Hundreds from Jewish groups protest Smotrich's meeting in Washington
Over the weekend, hundreds of Jews from different groups demonstrated against far-right Israeli finance minister Bezalel Smotrich's visit to Washington, DC.
On a rainy Sunday evening, a crowd of several dozen gathered across the street from the Grand Hyatt hotel downtown. As the evening continued, hundreds more showed up outside the hotel. The groups ranged from the leftist Jewish Voice for Peace, If Not Now, Americans for Peace now, the more centrist J Street, to the relatively new, more pro-Israel UnXeptable.
Many demonstrators from across the spectrum held signs condemning Smotrich, who has called himself a "homophobic fascist". Where they diverged was how they described Israel. Where they diverged was in their descriptions of Israel. Many left-wing protesters were carrying signs reading "No Democracy Under Apartheid", while on the other side of the police tape at the hotel's entrance, were signs reading "Save Israeli Democracy".
"I'm with Jewish Voice for Peace. We're calling for the end of unconditional US military aid to Israel at the tune of US$3.8 billion a year in US taxpayer dollars," Evelyn Frankl, demonstrating with JVP, told The New Arab.
"We're also calling for divestment from Israel bonds. More than 90 state and municipal governments in the US spend over US$3 billion, in addition to universities and synagogues, etc., to invest in Israeli bonds. Altogether that amounts to well over US$6 billion a year. It's something we can do something about. Barring that, I don't see the Israel government stopping the policies they've been implementing against Palestinians that amount to apartheid," she said, adding that it's US funding that enables these policies.
This weekend's demonstration in Washington was one of many across the United States held by Jewish leaders and activists condemning Israel's far-right government, part of a growing trend since the new government was voted in last year, uniting different segments of the Jewish community.
"In the wake of the horrific pogrom in Hawara, [Smotrich] said it should be levelled. That was the impetus for a lot of coming out from across the political spectrum saying: this man doesn't stand for us. This man doesn't represent what we believe in as Jews," Josh Burg, a volunteer with IfNotNow DC, told TNA.
What has long been the domain of leftist groups like JVP or pro-Israel liberal groups like J Street is now being joined pro-Israel centrist groups like unXceptable. However, though they all showed up to protest Smotrich, there were clear ideological divisions between the groups, who largely stayed amongst themselves.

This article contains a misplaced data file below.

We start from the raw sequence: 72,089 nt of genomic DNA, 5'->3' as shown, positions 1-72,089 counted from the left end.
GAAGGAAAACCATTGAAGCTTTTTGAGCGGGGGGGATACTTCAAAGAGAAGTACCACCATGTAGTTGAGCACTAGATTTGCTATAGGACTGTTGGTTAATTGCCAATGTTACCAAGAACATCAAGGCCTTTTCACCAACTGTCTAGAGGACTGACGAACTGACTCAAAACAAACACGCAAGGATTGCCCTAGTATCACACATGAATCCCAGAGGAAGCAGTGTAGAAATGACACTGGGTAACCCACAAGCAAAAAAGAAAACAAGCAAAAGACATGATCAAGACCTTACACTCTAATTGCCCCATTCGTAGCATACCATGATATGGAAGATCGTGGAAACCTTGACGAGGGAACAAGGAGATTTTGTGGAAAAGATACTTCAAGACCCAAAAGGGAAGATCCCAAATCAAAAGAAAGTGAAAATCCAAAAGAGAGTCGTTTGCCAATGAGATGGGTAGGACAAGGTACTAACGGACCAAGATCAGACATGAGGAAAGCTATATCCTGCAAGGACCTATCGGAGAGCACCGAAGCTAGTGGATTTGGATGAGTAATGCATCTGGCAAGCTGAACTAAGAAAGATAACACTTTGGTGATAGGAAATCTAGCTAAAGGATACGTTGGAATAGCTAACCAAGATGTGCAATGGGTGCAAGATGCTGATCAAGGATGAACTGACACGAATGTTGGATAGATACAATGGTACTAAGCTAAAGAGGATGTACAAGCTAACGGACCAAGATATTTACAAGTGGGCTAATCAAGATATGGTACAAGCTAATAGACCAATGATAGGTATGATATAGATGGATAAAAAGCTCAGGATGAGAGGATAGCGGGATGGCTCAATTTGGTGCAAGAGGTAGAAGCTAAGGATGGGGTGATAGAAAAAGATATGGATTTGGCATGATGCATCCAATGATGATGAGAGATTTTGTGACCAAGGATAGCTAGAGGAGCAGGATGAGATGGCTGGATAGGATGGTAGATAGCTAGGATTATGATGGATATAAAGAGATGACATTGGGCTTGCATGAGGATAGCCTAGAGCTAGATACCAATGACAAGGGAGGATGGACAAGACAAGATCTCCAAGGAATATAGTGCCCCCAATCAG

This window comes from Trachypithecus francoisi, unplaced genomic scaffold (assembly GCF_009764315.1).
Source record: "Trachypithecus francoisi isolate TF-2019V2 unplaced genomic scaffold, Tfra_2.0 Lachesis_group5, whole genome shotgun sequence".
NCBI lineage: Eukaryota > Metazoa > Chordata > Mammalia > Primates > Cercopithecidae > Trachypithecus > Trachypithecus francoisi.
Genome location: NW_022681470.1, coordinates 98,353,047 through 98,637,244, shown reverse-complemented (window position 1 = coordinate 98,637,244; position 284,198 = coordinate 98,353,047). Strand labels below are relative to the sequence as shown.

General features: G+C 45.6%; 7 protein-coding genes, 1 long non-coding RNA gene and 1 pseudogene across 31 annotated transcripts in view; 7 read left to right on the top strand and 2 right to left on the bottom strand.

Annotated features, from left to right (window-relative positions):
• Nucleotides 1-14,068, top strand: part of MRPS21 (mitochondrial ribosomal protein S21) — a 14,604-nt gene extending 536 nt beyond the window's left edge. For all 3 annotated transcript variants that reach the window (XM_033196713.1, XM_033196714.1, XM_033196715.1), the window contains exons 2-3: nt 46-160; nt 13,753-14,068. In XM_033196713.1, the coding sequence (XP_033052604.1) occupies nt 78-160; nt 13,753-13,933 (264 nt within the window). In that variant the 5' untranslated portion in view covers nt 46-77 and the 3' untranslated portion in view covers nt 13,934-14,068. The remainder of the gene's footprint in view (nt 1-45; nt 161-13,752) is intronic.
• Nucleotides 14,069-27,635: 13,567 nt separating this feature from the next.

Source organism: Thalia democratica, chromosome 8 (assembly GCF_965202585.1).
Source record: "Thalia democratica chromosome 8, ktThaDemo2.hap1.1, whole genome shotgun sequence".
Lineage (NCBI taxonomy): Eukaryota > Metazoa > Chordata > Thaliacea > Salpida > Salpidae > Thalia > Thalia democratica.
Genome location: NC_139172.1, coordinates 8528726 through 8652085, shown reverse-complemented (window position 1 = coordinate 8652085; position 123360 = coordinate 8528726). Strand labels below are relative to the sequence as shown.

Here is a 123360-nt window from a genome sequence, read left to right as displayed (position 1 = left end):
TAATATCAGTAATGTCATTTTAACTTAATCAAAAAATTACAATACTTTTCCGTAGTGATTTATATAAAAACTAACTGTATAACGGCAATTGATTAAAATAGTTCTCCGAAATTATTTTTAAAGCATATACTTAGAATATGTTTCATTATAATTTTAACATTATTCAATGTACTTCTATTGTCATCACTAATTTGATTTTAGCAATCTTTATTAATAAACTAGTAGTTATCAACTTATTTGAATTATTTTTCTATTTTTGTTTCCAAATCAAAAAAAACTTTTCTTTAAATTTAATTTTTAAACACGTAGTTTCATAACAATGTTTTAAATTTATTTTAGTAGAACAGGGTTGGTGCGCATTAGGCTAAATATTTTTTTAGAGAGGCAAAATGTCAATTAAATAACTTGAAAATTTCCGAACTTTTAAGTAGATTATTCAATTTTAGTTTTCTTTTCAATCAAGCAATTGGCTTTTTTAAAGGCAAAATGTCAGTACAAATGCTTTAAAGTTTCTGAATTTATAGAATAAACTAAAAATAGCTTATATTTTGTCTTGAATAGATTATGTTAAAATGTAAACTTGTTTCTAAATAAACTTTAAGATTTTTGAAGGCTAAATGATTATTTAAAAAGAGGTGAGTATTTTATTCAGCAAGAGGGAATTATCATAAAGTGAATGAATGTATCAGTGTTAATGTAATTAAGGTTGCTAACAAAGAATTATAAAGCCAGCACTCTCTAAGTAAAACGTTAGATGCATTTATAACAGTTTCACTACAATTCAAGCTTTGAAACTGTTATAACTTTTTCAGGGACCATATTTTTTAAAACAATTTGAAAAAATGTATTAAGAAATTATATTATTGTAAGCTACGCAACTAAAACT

"It's really a question of what folks see as the problem," said Burg. "For the folks next to us, we agree with them. We agree that the current Israeli government is really a shame for who we are as a Jewish people. But we go a little bit further. We say it's not just about individual leaders."
"It's not just about one bad apple. It's the whole system that's rotten to the core. The Israeli government has been ruling over millions of Palestinians in the West Bank and Gaza for decades now. And individual leaders like Smotrich are just a symptom of the deeper problem of occupation and apartheid," he said.
Burg said that when his group was singing about peace, the more conservative group drowned them out with louder noise. In at least one instance, a demonstrator in a section of Israeli flag wavers told someone carrying a Palestinian flag that he was in the wrong place.
Nevertheless, the more left-leaning demonstrators seemed to appreciate the high turnout, even with their divergent views.
Burg said, "We want as many people as possible to be coming out and saying what's happening in Israel right now is wrong. And we want to push people to go in that next step. Ultimately, we're very happy to see people waking up to the reality that we've been seeing for decades."
The demonstration lasted until late in the evening without Smotrich emerging from the hotel. A group of rabbis wearing t-shirts reading "Another Rabbi for Divestment" were escorted out of the hotel by police, and no other protesters were allowed to enter the hotel after that. The protesters say they will continue their regular demonstrations against the far-right Israeli government for the foreseeable future.